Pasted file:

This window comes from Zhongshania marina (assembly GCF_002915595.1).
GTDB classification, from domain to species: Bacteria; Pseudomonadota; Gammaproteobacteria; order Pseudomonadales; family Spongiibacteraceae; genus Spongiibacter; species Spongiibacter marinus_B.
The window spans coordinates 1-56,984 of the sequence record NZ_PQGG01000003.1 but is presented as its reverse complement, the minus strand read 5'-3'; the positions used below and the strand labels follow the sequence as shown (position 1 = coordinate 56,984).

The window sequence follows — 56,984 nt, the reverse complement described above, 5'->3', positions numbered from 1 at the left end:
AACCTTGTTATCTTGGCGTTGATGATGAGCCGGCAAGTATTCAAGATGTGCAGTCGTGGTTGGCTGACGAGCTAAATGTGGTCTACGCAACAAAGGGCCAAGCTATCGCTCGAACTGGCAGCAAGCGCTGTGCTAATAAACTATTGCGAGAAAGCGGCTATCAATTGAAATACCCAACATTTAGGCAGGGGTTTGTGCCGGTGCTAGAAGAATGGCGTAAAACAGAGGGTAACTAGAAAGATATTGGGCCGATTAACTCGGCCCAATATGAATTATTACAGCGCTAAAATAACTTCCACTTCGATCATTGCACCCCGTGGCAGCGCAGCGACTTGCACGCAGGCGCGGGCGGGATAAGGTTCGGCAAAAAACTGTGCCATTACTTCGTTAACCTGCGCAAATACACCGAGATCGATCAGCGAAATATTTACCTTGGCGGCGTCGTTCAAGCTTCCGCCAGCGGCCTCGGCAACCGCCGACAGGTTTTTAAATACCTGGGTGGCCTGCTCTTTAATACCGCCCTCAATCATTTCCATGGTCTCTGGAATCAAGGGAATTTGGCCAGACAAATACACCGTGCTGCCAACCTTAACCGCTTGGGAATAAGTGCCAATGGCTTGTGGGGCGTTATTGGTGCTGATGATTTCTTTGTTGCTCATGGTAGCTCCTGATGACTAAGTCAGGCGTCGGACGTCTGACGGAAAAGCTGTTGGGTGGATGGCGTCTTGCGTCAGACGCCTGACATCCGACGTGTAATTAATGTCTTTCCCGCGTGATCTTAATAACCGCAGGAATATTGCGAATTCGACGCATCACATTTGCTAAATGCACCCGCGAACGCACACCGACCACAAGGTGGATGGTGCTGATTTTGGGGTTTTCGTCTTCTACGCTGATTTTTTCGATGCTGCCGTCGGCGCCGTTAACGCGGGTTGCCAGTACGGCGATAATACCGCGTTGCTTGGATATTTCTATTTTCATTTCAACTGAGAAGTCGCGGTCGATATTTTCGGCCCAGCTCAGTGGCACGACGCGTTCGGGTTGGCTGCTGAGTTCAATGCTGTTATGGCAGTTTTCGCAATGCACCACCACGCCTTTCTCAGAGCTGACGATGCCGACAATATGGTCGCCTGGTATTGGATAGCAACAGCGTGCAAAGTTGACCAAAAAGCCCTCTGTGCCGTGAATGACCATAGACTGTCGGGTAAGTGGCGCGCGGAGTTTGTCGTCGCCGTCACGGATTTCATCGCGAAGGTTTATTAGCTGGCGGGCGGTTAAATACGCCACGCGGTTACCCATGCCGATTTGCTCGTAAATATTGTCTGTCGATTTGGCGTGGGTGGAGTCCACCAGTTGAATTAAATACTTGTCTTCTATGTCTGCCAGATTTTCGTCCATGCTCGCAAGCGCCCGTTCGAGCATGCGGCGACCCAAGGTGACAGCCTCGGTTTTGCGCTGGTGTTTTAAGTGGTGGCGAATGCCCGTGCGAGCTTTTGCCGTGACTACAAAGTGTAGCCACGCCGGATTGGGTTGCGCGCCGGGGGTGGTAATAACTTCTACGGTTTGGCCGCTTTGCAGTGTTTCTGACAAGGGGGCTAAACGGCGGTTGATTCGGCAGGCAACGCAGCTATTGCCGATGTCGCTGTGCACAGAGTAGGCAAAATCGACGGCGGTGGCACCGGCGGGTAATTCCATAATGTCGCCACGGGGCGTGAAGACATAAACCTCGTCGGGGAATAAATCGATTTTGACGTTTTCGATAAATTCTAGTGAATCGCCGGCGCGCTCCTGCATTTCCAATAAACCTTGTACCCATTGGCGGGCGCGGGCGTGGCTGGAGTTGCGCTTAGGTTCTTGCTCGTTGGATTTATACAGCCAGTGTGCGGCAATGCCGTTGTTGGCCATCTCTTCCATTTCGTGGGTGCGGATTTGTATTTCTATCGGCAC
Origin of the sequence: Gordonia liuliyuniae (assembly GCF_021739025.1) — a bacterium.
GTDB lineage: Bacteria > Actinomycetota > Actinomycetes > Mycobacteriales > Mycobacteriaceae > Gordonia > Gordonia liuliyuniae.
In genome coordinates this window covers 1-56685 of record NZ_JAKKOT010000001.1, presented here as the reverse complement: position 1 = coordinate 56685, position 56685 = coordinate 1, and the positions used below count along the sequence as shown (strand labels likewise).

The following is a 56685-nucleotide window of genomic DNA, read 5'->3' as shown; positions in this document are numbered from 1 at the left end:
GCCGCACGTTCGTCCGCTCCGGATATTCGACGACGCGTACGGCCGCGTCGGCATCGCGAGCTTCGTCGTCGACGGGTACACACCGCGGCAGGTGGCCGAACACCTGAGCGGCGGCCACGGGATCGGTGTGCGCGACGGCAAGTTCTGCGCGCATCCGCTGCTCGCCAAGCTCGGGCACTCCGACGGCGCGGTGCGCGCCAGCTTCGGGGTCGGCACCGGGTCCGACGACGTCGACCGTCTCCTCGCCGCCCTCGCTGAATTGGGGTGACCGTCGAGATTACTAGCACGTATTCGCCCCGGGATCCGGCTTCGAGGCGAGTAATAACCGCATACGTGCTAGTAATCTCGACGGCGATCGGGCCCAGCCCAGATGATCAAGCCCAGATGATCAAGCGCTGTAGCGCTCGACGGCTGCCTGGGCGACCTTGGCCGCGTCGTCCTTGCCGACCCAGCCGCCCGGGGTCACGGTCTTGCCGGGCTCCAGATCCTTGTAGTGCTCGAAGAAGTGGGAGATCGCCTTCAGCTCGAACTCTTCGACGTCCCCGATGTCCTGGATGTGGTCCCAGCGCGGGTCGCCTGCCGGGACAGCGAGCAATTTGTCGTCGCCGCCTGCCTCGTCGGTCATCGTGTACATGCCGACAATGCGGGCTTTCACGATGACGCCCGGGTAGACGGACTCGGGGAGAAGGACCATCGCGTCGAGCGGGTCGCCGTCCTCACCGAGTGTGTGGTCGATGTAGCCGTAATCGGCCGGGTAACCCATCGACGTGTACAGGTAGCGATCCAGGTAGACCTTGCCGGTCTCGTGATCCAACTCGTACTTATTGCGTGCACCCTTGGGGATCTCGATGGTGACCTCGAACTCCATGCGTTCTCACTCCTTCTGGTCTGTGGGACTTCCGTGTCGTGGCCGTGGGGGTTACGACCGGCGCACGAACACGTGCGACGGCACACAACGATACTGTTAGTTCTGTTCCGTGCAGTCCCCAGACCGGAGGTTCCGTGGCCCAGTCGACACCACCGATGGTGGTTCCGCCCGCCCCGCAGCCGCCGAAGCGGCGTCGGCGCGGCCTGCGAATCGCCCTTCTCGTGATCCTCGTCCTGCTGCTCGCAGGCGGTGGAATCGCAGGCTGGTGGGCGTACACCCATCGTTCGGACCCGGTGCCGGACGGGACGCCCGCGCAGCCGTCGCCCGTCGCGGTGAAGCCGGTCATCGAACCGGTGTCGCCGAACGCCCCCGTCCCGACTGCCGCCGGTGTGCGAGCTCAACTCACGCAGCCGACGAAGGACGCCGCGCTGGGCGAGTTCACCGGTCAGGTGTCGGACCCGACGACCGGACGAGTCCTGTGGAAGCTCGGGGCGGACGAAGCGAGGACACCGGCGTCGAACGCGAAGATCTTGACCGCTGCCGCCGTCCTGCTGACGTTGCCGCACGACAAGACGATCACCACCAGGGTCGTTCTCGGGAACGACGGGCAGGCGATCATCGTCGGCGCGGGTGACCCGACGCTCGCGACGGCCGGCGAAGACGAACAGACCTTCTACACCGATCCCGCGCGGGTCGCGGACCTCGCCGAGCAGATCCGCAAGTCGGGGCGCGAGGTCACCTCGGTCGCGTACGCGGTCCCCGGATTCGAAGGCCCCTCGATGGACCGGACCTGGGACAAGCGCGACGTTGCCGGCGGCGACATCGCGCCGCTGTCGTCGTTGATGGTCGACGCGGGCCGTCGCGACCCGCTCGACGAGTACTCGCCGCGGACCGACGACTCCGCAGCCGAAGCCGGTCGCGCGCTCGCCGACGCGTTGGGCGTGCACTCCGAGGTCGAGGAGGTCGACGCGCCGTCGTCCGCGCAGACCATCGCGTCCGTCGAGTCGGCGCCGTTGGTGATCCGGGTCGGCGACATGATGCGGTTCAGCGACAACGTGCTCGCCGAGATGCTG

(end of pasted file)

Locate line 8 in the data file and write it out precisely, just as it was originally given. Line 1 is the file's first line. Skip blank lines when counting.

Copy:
In genome coordinates this window covers 1-56685 of record NZ_JAKKOT010000001.1, presented here as the reverse complement: position 1 = coordinate 56685, position 56685 = coordinate 1, and the positions used below count along the sequence as shown (strand labels likewise).